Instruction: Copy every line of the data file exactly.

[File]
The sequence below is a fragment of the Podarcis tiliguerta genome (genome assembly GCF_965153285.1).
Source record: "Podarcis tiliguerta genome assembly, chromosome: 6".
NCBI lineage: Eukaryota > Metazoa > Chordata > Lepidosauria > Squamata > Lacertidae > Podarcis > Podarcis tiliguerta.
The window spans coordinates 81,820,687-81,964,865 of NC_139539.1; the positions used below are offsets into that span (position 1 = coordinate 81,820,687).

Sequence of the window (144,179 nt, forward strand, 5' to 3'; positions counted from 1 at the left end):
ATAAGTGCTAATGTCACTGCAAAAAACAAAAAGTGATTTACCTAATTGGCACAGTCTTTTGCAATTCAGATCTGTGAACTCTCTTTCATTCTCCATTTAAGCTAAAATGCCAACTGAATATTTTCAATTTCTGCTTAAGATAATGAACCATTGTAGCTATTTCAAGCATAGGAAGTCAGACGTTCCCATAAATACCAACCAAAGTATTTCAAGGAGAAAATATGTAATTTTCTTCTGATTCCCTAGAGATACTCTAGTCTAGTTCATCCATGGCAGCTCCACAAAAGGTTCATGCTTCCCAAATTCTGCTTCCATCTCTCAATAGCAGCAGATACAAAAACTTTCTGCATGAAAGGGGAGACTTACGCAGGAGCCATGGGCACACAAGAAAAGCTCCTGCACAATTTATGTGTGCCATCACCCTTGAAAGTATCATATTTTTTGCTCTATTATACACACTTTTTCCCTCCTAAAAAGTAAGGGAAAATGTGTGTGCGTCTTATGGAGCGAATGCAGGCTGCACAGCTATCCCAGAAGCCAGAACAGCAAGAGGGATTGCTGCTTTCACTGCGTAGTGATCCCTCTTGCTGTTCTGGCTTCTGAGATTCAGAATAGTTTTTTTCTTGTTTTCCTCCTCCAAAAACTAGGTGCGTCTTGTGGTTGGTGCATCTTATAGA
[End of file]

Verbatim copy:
The sequence below is a fragment of the Podarcis tiliguerta genome (genome assembly GCF_965153285.1).
Source record: "Podarcis tiliguerta genome assembly, chromosome: 6".
NCBI lineage: Eukaryota > Metazoa > Chordata > Lepidosauria > Squamata > Lacertidae > Podarcis > Podarcis tiliguerta.
The window spans coordinates 81,820,687-81,964,865 of NC_139539.1; the positions used below are offsets into that span (position 1 = coordinate 81,820,687).

Sequence of the window (144,179 nt, forward strand, 5' to 3'; positions counted from 1 at the left end):
ATAAGTGCTAATGTCACTGCAAAAAACAAAAAGTGATTTACCTAATTGGCACAGTCTTTTGCAATTCAGATCTGTGAACTCTCTTTCATTCTCCATTTAAGCTAAAATGCCAACTGAATATTTTCAATTTCTGCTTAAGATAATGAACCATTGTAGCTATTTCAAGCATAGGAAGTCAGACGTTCCCATAAATACCAACCAAAGTATTTCAAGGAGAAAATATGTAATTTTCTTCTGATTCCCTAGAGATACTCTAGTCTAGTTCATCCATGGCAGCTCCACAAAAGGTTCATGCTTCCCAAATTCTGCTTCCATCTCTCAATAGCAGCAGATACAAAAACTTTCTGCATGAAAGGGGAGACTTACGCAGGAGCCATGGGCACACAAGAAAAGCTCCTGCACAATTTATGTGTGCCATCACCCTTGAAAGTATCATATTTTTTGCTCTATTATACACACTTTTTCCCTCCTAAAAAGTAAGGGAAAATGTGTGTGCGTCTTATGGAGCGAATGCAGGCTGCACAGCTATCCCAGAAGCCAGAACAGCAAGAGGGATTGCTGCTTTCACTGCGTAGTGATCCCTCTTGCTGTTCTGGCTTCTGAGATTCAGAATAGTTTTTTTCTTGTTTTCCTCCTCCAAAAACTAGGTGCGTCTTGTGGTTGGTGCATCTTATAGA